Myasthenia Gravis- What is it?
The disease Myasthenia gravis results in muscles that tire and become weak easily. It may interfere with everyday activities as common as chewing food. If a patient has this disease his jaw muscles may tire soon and affect his food intake. After some rest, they may let the patient continue as usual. In fact, this tendency of tiring with little use then resumption of the normal state with a little bit of rest is the characteristic hallmark of this particular disease. During certain periods the symptoms are acuter, termed medically as an exacerbation, together with periods of remission when the symptoms disappear altogether. The most commonly affected muscles by this particular disease happen to be the ones that control the movement of the eyelids and eyes. Most patients witness weaknesses in other groups of muscles with the passage of a few years. When myasthenia gravis affects several groups of muscles throughout the body the condition is termed generalized myasthenia gravis. It may affect muscles that will make everyday tasks like swallowing, chewing, shrugging, smiling, lifting arms, standing up, gripping or walking up the stairs somewhat of a challenge. If the condition affects the breathing muscles it results in myasthenic crisis which is a condition that may pose a threat to one’s life. Though there is no exception regarding age or sex of people being affected by the disease it typically occurs in women who are aged between 20 to 40 and men between the ages 50 and 70. Mothers with myasthenia gravis may have babies affected with temporary weaknesses of the muscles which too may threaten the life of the newborn.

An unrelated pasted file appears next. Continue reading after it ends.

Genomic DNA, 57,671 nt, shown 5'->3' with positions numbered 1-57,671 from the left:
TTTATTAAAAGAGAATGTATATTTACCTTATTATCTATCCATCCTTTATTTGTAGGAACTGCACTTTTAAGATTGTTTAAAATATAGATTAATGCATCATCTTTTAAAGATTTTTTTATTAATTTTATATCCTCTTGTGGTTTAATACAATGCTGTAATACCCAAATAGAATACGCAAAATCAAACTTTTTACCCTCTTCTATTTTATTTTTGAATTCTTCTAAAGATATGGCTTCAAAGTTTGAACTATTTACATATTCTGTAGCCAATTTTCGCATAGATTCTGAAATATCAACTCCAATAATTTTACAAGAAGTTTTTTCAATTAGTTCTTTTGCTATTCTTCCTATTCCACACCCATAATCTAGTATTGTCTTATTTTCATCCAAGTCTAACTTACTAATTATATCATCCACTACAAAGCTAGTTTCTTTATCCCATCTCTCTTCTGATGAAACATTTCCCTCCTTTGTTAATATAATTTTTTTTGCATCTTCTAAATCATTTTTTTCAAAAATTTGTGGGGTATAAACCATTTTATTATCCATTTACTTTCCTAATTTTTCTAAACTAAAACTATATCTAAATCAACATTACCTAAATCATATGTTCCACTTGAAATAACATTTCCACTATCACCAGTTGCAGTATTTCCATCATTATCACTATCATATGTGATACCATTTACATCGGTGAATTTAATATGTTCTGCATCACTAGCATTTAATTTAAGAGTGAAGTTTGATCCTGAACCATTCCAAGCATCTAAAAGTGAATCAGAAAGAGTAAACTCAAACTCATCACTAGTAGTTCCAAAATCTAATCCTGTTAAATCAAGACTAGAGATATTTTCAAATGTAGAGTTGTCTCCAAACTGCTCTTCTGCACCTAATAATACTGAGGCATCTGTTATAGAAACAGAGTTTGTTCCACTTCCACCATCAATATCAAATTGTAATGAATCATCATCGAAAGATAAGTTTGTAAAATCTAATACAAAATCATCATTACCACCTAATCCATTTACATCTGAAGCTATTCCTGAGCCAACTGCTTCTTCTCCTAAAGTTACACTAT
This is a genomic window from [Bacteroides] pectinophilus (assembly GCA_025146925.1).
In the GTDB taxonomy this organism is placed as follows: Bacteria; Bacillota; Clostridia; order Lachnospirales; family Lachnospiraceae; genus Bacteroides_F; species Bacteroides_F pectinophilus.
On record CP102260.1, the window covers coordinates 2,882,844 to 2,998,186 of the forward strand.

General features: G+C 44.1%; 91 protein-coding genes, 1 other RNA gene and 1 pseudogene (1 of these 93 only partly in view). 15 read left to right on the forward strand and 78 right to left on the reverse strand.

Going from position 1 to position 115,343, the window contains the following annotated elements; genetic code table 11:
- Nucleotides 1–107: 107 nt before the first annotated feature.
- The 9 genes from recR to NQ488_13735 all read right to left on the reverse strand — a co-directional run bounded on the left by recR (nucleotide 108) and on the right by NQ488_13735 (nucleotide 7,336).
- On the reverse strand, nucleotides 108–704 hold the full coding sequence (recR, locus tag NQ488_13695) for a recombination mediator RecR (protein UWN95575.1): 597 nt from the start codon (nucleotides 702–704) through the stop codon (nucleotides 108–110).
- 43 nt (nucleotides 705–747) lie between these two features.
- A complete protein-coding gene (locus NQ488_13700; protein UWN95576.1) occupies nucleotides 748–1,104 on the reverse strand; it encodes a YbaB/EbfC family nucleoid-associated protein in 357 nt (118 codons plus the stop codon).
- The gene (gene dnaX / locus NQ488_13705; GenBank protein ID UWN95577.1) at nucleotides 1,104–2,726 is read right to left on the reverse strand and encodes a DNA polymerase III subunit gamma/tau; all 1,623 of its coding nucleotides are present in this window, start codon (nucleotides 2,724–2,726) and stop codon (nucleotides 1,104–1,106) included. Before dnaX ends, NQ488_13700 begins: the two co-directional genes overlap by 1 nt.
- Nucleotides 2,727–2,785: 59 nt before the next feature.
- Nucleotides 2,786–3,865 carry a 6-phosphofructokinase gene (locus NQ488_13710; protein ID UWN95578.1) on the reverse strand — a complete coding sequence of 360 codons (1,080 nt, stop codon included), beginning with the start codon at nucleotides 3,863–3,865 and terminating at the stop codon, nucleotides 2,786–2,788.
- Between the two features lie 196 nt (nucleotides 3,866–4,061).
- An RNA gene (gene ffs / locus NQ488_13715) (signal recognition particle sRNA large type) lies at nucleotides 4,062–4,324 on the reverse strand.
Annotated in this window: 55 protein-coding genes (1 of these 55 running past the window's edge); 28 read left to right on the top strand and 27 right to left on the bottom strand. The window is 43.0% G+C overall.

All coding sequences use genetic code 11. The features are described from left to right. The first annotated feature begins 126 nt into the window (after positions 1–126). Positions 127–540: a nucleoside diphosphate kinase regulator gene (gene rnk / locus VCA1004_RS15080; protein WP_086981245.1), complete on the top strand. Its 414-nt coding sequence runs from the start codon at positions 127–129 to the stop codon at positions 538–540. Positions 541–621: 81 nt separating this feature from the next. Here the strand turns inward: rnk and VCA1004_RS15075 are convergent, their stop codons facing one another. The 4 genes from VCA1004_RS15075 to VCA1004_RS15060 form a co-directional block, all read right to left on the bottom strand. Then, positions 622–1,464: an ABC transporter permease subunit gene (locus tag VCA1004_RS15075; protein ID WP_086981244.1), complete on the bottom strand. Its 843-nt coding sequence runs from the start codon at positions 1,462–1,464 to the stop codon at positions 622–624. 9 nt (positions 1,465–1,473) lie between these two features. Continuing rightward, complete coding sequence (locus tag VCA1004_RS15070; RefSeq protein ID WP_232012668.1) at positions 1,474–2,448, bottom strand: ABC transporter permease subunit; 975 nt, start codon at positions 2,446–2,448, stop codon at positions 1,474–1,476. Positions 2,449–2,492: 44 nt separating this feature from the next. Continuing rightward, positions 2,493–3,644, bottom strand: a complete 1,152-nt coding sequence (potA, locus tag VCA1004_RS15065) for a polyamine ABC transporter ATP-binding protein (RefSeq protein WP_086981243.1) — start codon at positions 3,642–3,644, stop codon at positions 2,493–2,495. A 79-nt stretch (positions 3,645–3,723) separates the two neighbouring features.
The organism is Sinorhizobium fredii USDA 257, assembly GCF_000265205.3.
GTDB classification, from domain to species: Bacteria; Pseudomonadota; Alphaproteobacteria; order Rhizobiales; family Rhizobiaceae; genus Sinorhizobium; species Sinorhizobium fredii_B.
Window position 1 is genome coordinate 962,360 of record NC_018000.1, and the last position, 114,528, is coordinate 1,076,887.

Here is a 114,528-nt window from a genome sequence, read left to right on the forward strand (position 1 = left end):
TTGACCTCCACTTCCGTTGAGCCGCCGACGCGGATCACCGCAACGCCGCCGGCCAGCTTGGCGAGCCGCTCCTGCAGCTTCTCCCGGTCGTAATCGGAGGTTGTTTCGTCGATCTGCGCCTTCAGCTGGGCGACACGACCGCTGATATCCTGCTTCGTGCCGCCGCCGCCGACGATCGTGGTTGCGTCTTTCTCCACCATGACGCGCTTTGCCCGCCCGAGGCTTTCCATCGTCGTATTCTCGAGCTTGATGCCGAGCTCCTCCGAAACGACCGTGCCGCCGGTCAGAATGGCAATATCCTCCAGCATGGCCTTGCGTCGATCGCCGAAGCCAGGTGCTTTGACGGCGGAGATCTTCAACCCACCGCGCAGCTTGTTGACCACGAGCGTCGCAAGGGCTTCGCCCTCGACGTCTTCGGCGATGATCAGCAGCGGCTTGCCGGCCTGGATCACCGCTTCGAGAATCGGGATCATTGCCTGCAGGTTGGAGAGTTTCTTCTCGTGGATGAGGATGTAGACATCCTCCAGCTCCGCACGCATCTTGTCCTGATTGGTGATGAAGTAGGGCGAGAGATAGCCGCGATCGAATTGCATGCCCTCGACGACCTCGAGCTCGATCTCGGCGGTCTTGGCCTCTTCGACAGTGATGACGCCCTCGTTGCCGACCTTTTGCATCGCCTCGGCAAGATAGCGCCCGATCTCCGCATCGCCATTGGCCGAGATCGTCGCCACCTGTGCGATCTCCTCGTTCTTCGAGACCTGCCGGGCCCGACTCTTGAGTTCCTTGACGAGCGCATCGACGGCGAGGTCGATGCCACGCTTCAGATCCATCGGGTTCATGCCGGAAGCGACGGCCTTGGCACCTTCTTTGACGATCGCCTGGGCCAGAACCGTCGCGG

What are the causes of Myasthenia Gravis?
In the case of normal operations of nerves and muscles, nerves send directions to muscles to work by sending chemical messages through an area which is known as a receptor in biological terminology. The message is delivered through the chemical acetylcholine. The muscle knows it’s time to contract when acetylcholine binds itself to a nerve receptor. If a person is suffering from myasthenia gravis basically they have lesser amounts of acetylcholine receptors than what is needed by the body to function normally.
This disease is an autoimmune disorder. In cases of such diseases, the antibodies of the body mistakenly attack ones’ own body parts eventually destroying them. Antibodies are special proteins with the purpose of protecting the body from threats like viruses, bacteria or fungi. If one is affected by myasthenia gravis his or her antibodies attack, block or destroy the acetylcholine receptors that are essential for contraction of muscles. The disease is suspected to be connected with the thymus.